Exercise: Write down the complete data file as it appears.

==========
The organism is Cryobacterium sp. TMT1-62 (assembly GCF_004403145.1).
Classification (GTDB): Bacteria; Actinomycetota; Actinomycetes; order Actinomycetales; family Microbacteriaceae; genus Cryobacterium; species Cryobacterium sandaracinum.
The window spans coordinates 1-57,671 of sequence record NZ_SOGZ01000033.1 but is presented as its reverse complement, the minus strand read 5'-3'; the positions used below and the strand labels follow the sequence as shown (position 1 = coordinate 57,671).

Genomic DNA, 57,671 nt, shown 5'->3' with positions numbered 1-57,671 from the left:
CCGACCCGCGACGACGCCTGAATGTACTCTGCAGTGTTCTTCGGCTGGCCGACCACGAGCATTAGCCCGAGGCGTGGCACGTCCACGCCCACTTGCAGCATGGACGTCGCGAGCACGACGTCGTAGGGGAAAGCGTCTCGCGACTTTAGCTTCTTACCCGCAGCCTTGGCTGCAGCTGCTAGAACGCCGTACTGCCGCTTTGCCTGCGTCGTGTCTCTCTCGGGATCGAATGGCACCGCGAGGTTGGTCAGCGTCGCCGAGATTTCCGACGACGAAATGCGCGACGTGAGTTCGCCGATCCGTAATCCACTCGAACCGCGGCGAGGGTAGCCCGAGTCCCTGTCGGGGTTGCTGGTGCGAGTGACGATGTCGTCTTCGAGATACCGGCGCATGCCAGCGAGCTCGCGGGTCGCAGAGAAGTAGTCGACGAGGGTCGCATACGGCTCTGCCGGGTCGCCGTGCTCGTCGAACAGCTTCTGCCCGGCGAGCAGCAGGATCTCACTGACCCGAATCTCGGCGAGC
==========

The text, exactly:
The organism is Cryobacterium sp. TMT1-62 (assembly GCF_004403145.1).
Classification (GTDB): Bacteria; Actinomycetota; Actinomycetes; order Actinomycetales; family Microbacteriaceae; genus Cryobacterium; species Cryobacterium sandaracinum.
The window spans coordinates 1-57,671 of sequence record NZ_SOGZ01000033.1 but is presented as its reverse complement, the minus strand read 5'-3'; the positions used below and the strand labels follow the sequence as shown (position 1 = coordinate 57,671).

Genomic DNA, 57,671 nt, shown 5'->3' with positions numbered 1-57,671 from the left:
CCGACCCGCGACGACGCCTGAATGTACTCTGCAGTGTTCTTCGGCTGGCCGACCACGAGCATTAGCCCGAGGCGTGGCACGTCCACGCCCACTTGCAGCATGGACGTCGCGAGCACGACGTCGTAGGGGAAAGCGTCTCGCGACTTTAGCTTCTTACCCGCAGCCTTGGCTGCAGCTGCTAGAACGCCGTACTGCCGCTTTGCCTGCGTCGTGTCTCTCTCGGGATCGAATGGCACCGCGAGGTTGGTCAGCGTCGCCGAGATTTCCGACGACGAAATGCGCGACGTGAGTTCGCCGATCCGTAATCCACTCGAACCGCGGCGAGGGTAGCCCGAGTCCCTGTCGGGGTTGCTGGTGCGAGTGACGATGTCGTCTTCGAGATACCGGCGCATGCCAGCGAGCTCGCGGGTCGCAGAGAAGTAGTCGACGAGGGTCGCATACGGCTCTGCCGGGTCGCCGTGCTCGTCGAACAGCTTCTGCCCGGCGAGCAGCAGGATCTCACTGACCCGAATCTCGGCGAGC